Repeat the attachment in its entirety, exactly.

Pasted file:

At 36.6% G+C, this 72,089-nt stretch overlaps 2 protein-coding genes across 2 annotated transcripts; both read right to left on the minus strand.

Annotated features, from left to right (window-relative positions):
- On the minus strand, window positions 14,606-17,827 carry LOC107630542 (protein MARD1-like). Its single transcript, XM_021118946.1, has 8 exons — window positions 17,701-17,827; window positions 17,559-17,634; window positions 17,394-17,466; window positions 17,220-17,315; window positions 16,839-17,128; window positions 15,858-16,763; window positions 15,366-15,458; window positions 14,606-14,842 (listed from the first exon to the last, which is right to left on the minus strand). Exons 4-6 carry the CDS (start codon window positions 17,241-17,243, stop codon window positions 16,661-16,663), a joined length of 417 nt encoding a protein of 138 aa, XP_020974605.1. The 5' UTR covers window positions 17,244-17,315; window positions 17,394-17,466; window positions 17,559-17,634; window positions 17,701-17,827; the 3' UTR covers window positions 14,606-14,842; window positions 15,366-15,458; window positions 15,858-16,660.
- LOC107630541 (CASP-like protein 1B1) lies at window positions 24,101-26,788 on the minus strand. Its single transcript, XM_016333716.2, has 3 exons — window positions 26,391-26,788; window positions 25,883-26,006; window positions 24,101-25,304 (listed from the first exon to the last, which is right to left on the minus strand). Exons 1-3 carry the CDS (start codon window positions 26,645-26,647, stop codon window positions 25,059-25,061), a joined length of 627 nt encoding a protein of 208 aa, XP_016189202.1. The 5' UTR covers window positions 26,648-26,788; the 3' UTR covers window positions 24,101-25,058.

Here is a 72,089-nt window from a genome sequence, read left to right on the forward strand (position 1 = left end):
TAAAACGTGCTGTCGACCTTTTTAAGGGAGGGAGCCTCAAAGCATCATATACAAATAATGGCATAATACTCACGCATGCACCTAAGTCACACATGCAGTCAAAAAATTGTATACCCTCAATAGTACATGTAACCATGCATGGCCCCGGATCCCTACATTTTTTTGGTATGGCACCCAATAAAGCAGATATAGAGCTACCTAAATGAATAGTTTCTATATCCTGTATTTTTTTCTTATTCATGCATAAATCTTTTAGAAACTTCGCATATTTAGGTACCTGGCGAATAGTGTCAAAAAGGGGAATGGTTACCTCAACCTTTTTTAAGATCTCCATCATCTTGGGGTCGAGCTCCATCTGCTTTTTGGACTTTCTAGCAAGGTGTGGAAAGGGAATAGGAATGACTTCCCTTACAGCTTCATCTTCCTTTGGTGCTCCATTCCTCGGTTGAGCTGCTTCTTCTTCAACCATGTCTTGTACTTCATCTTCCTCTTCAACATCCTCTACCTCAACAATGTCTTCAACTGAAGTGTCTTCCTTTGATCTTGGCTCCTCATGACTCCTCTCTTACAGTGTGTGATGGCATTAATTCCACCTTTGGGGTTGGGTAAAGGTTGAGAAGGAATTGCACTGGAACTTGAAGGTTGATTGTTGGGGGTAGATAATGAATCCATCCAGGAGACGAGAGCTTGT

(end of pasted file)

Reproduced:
At 36.6% G+C, this 72,089-nt stretch overlaps 2 protein-coding genes across 2 annotated transcripts; both read right to left on the minus strand.

Annotated features, from left to right (window-relative positions):
- On the minus strand, window positions 14,606-17,827 carry LOC107630542 (protein MARD1-like). Its single transcript, XM_021118946.1, has 8 exons — window positions 17,701-17,827; window positions 17,559-17,634; window positions 17,394-17,466; window positions 17,220-17,315; window positions 16,839-17,128; window positions 15,858-16,763; window positions 15,366-15,458; window positions 14,606-14,842 (listed from the first exon to the last, which is right to left on the minus strand). Exons 4-6 carry the CDS (start codon window positions 17,241-17,243, stop codon window positions 16,661-16,663), a joined length of 417 nt encoding a protein of 138 aa, XP_020974605.1. The 5' UTR covers window positions 17,244-17,315; window positions 17,394-17,466; window positions 17,559-17,634; window positions 17,701-17,827; the 3' UTR covers window positions 14,606-14,842; window positions 15,366-15,458; window positions 15,858-16,660.
- LOC107630541 (CASP-like protein 1B1) lies at window positions 24,101-26,788 on the minus strand. Its single transcript, XM_016333716.2, has 3 exons — window positions 26,391-26,788; window positions 25,883-26,006; window positions 24,101-25,304 (listed from the first exon to the last, which is right to left on the minus strand). Exons 1-3 carry the CDS (start codon window positions 26,645-26,647, stop codon window positions 25,059-25,061), a joined length of 627 nt encoding a protein of 208 aa, XP_016189202.1. The 5' UTR covers window positions 26,648-26,788; the 3' UTR covers window positions 24,101-25,058.

Here is a 72,089-nt window from a genome sequence, read left to right on the forward strand (position 1 = left end):
TAAAACGTGCTGTCGACCTTTTTAAGGGAGGGAGCCTCAAAGCATCATATACAAATAATGGCATAATACTCACGCATGCACCTAAGTCACACATGCAGTCAAAAAATTGTATACCCTCAATAGTACATGTAACCATGCATGGCCCCGGATCCCTACATTTTTTTGGTATGGCACCCAATAAAGCAGATATAGAGCTACCTAAATGAATAGTTTCTATATCCTGTATTTTTTTCTTATTCATGCATAAATCTTTTAGAAACTTCGCATATTTAGGTACCTGGCGAATAGTGTCAAAAAGGGGAATGGTTACCTCAACCTTTTTTAAGATCTCCATCATCTTGGGGTCGAGCTCCATCTGCTTTTTGGACTTTCTAGCAAGGTGTGGAAAGGGAATAGGAATGACTTCCCTTACAGCTTCATCTTCCTTTGGTGCTCCATTCCTCGGTTGAGCTGCTTCTTCTTCAACCATGTCTTGTACTTCATCTTCCTCTTCAACATCCTCTACCTCAACAATGTCTTCAACTGAAGTGTCTTCCTTTGATCTTGGCTCCTCATGACTCCTCTCTTACAGTGTGTGATGGCATTAATTCCACCTTTGGGGTTGGGTAAAGGTTGAGAAGGAATTGCACTGGAACTTGAAGGTTGATTGTTGGGGGTAGATAATGAATCCATCCAGGAGACGAGAGCTTGT